It’s a tricky dilemma: you want to revisit your some of your childhood favorites, but you don’t want to lug your old consoles out of their cardboard tombs.
Even if you don’t mind unknotting that awful tangle of cables you have in a box somewhere, playing old consoles on a modern flatscreen TV is an exercise in disappointment, with a grainy image and washed-out colors. And that’s assuming your TV supports old gaming formats like composite and component, too.
So, what are your options? Here’s a quick overview.
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1. Modern consoles can play old games, but at a steep price
For most people, the hassle and (apparent) complexity of setting up emulators doesn’t seem worth it compared to simply playing their retro favorites on the modern consoles they already have set up. While that’s certainly an option — with a limited number of games, that is — it just isn’t a very good course of action compared to the alternatives.
Still, for those of you who are curious, each console offers a limited selection of retro games. The Xbox Series X is capable of playing a fairly large library of games from previous Xbox consoles, though you can only purchase some of them, and they aren’t exactly cheap. The PlayStation 5 will offer access to a number of PS1 and PS2 games through the top tier of its revamped PlayStation Plus, though the service doesn’t launch until June 2022. And, of course, Nintendo’s Switch Online + Expansion Pack will let you fork over $50 a year for the privilege of playing a smattering of NES, SNES, N64, and Sega Genesis games on your Switch. This might be the worst deal of the three, but it arguably has the best games — though it certainly lacks depth.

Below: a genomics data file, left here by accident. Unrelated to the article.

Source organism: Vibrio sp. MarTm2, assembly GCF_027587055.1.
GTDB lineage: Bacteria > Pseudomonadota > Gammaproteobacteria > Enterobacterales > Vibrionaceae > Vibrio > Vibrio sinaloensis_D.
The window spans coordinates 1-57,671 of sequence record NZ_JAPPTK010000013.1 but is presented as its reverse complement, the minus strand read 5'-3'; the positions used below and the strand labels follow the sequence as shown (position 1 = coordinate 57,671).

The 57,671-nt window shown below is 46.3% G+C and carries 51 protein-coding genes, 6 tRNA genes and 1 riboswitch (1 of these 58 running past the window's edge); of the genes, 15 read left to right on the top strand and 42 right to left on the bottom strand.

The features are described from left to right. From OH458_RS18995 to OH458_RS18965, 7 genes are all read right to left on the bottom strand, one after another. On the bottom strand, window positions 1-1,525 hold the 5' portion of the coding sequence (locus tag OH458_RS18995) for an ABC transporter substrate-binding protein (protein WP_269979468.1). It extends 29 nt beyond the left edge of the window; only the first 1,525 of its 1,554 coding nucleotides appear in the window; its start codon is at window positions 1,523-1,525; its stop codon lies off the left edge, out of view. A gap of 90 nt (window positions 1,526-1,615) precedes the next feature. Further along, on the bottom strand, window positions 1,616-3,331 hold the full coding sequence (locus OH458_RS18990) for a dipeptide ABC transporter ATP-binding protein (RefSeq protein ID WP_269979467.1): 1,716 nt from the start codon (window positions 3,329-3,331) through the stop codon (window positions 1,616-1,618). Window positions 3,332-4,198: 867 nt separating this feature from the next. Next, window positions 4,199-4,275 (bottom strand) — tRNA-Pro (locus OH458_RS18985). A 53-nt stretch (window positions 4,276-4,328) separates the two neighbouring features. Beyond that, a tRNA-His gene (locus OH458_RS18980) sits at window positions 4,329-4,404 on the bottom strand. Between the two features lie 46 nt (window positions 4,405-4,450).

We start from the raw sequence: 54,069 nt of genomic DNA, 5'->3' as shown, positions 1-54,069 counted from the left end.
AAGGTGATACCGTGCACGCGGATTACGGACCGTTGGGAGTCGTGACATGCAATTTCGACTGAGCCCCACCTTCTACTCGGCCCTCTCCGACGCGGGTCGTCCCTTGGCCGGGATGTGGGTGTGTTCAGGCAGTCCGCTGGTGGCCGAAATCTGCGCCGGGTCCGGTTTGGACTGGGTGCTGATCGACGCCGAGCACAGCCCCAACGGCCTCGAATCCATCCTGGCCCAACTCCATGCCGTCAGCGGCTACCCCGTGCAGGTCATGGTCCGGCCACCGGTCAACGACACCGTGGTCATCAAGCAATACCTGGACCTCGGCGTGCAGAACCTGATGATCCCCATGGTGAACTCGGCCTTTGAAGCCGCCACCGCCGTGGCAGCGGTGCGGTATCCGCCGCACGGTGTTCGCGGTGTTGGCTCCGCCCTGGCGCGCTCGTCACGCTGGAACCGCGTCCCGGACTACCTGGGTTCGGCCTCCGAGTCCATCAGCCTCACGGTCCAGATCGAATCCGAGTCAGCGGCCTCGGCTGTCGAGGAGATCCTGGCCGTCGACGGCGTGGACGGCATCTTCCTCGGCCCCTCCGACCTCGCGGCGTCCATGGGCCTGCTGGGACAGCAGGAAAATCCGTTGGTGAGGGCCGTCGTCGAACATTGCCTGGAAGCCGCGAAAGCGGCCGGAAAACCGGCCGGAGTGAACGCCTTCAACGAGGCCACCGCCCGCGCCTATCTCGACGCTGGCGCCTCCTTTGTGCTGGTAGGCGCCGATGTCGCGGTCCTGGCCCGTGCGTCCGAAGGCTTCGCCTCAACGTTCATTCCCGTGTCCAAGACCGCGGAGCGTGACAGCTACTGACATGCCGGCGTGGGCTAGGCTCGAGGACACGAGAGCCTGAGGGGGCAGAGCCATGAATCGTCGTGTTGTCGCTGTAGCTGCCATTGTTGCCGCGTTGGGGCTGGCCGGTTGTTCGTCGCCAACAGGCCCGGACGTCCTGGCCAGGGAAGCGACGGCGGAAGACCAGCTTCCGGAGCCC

As a whole, when it comes to emulating games on modern consoles or other devices, the following axiom applies: If it’s 16-bit or earlier (i.e. SNES/Genesis generation), it’ll probably run mostly fine, but it gets iffy around the 32/64-bit (PlayStation, N64, etc.) and later years.
2. RetroArch can play almost everything, here’s how to set it up
If you aren’t familiar with RetroArch, it’s a “front-end” that seeks to provide a big tent all-in-one emulation solution. Instead of the usual mishmash of separate emulators all sitting in your “EMU” folder, RetroArch runs those programs under the hood as “cores,” but gives you a unified GUI that you can use to configure controllers, visual settings, and more.
Setting up RetroArch is quite easy — almost shockingly so. Simply download the version for your preferred operating system, install it to a folder, and launch the program. After that, navigate to the “Online Updater,” then “Core Downloader,” and download the cores that correspond to the consoles you want to play. There’s multiple cores for many of the popular consoles, so see our guide below for which ones you should generally stick with.
After that, it’s pretty self-explanatory. If you have a repository of legally-obtained ROMs somewhere on your computer already, you can tell RetroArch to scan that directory, which will add all of those games to a clean, easy-to-read list. Note that you may need to dump your own BIOS in order to play more modern consoles like your PS2, which can be quite a process. (Of course, there are other ways to obtain the files you need, but I obviously can’t recommend them.)